I wouldn't be worried about "the most efficient way" at this point.
Just get your image averaging down so you know it's working the way you want it to. Then graduate to refining your algorithm and code.
To start, if you're getting your images one at a time, you can just scale them by the number you want to average and add them, keeping a running total which will be your average upon completion.
For example, if I know I am going to average 3 values (say a, b, and c), and I get them "one at a time", I just keep a running total to compute the average in pieces as follows:
initial total value:
first iteration (recieve a):
new total value = previous value + a/3 = 0 + a/3
second iteration (receive b):
new total value = previous value + b/3 = a/3 + b/3
third iteration (receive c):
new total value = previous value + c/3 = a/3 + b/3 + c/3
Clearly and trivially you can see that the final result is the average of a, b, and c.
The reason I suggest it this way is that if you are receiving the images one at time, this way you only have to manage two arrays in memory - the "previous value" which is the running total, and the value you receive on that iteration.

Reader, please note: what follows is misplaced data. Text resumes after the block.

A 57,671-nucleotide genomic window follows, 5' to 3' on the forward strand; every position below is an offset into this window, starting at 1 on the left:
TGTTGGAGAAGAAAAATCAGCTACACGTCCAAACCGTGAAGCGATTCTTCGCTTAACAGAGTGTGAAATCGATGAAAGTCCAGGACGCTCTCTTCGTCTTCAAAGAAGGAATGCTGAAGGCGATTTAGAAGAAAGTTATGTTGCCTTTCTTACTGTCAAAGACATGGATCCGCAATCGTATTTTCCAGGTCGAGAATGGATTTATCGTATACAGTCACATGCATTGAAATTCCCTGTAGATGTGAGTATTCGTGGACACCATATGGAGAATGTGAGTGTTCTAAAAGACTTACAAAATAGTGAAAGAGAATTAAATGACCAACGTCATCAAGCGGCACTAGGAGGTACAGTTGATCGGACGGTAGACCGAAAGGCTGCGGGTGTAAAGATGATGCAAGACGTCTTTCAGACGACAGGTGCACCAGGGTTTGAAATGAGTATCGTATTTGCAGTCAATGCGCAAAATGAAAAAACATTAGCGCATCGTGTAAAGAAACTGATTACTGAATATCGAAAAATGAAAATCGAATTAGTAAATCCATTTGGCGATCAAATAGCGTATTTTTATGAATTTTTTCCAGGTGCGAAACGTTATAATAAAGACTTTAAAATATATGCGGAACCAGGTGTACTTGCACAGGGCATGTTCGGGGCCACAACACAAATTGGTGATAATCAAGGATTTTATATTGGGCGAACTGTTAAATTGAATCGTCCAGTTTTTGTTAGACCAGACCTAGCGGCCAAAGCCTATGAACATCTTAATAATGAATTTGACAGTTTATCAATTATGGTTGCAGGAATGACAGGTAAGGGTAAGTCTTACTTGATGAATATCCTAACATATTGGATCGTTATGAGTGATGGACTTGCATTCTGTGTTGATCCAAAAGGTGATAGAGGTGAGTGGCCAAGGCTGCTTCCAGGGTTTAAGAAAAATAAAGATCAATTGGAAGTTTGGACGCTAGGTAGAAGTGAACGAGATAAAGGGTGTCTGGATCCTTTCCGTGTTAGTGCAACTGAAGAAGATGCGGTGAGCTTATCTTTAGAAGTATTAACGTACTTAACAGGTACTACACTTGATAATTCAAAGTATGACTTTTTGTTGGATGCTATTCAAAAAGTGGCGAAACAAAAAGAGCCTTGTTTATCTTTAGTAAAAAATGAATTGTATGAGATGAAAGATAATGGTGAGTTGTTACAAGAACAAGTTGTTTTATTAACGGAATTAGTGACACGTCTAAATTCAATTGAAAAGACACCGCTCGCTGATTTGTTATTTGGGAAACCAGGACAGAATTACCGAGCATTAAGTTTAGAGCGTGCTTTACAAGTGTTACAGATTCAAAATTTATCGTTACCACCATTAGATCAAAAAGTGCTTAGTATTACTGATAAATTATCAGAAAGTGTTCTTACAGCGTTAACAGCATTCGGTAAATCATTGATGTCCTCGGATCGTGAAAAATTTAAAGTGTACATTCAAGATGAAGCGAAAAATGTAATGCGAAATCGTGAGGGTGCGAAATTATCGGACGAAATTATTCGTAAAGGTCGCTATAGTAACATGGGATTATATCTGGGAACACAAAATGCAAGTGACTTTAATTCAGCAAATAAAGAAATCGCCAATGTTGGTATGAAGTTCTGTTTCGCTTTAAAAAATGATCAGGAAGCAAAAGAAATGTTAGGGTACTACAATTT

You could just get all the images you want to average first, and then perform the average operation on them all at once, but then you have to store all the images you want to average at the same time. On the other hand, doing it this way would cause you to only have to perform a single division operation (add them all up and then divide), instead of performing the division on each piece separately. For a 2D array the division is performed on each element of course, but the idea still holds.
However, if you need to do weighted averaging at some point, then you'll have to do a "piece-wise" averaging anyway. Further, doing the average in pieces as suggested allows you to store less data in memory at a given time, but still compute the average as you receive your images - you just have to know how many you are receiving and want to average.
In LabVIEW, you can keep your "running total" in a shift register.
There are other ways to complete your task - precisely what is most efficient for you will really depend on how you are receiving the data - do you receive entire images at a time, or single pixels at a time, or multiple images at a time, or something inbetween those... that information will affect the optimal way to process it in addition to other factors (some discussed above, such as how many of a given computation type is required). Then there is optimization you can do in LabVIEW for memory and performance.
To round out this post, I suggest you pick something "reasonable" to start, and then refine later as needed.
I hope this helps!